Macro Insights Weekly: China’s “common prosperity” agenda


A major and sustained shift in China’s policy direction is underway, with tax and regulation measures targeting inequality.
Taimur Baig, Radhika Rao06 Sep 2021
  • The mood has changed in Beijing
  • Income and wealth distribution measures have begun and will likely sustain
  • But they could hurt innovation and entrepreneurism, leading to a more equal, but less rich, nation
  • To balance that risk, China has to pursue policies that leave the entrepreneurial spirit undamaged
  • Capital gains tax on stocks/bonds trading and tax on inheritance could be on the cards
Photo credit: Unsplash


Commentary: China’s “common prosperity”

This year, China celebrated the eradication of extreme poverty. Four decades ago, as per World Bank definition, 88% of the Chinese population lived below the poverty line, while today no one does. This translates into 850 million people being lifted poverty since then, an astonishing and unique achievement in history. High economic income and jobs growth, rise in asset prices, and increasingly generous transfer from the government contributed to this outcome, although the authorities were all along cognizant of the associated issue of inequality. Consider the following two quotes:

Premier Deng Xiaoping, 1986. “Our policy is to let some people and some areas get rich first to drive and help the backward areas, first advanced areas later have the duty to help the backward areas.”

State Council Premier, Li Keqiang, 2020. “The average per-capita annual income in China is RMB 30,000 (USD 4,193), but there are over 600 million people whose monthly income is barely RMB 1,000 yuan (USD 140), not enough to rent a room in the Chinese cities.”

Income inequality exists in capitalist and socialist societies alike. By World Bank’s estimates, China’s Gini coefficient, a widely used measure of income inequality that varies between 0 (complete equality) and 100 (maximum inequality), has declined from 44 to 28 in the past decade, thanks to rising wages and more generous transfers. This puts China in a more favourable position than many Western economies. China’s wealth distribution, as opposed to income distribution, is also not as lopsided as India or the US.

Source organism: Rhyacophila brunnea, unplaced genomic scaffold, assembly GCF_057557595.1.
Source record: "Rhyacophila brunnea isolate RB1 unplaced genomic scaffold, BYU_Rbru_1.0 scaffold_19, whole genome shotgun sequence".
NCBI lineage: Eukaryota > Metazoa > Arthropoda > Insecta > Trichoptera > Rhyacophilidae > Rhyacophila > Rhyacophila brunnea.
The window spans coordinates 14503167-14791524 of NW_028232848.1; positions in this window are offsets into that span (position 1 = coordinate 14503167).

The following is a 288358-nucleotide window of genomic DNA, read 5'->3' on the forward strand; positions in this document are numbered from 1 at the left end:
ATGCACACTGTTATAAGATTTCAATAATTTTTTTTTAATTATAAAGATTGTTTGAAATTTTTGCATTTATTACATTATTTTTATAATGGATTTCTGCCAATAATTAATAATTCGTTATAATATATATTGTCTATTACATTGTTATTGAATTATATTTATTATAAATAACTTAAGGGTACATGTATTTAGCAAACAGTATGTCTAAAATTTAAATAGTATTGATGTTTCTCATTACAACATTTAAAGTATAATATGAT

Regardless of what these estimates suggest, the mood in Beijing has changed. As the plethora of new regulations and pronouncements point out clearly, further wealth redistribution through government intervention is going to shape the coming years and decades for China.

There is no free lunch in this respect, however. China’s success in the past decades has been only partly due to planning and intervention, with a very large chunk of value addition and productivity gains coming from innovative entrepreneurs. If the coming rules and regulations get in the way of that aspect, it could hold back economic dynamism and growth. This could result in a more equal, but less rich overall, outcome.

How could the authorities balance the need for growth with the imperative of a more equal nation? Revenues needed for income redistribution could come from taxes that leave the entrepreneurial spirit undamaged. In our view, this would include capital gains tax on stocks/bonds trading and tax on inheritance.

What else could be on the agenda? China has considerable scope for increasing rural transfers. Additionally, regulation of monopolies, abolition of Hukou system of household registration that favours city dwellers, investment in education, and rural land reform would help address inequality.

The devil, however, is in the details. Tremendous data collection, analysis, and good governance would be required to identity, target, and disburse to create a more equal society. Time will tell if the authorities are up to it. In the meantime, expect a major and sustained shift in China’s policy direction.

Taimur Baig


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Taimur Baig, Ph.D.

Chief Economist - Global
[email protected]

Radhika Rao

Senior Economist – Eurozone, India, Indonesia
[email protected]


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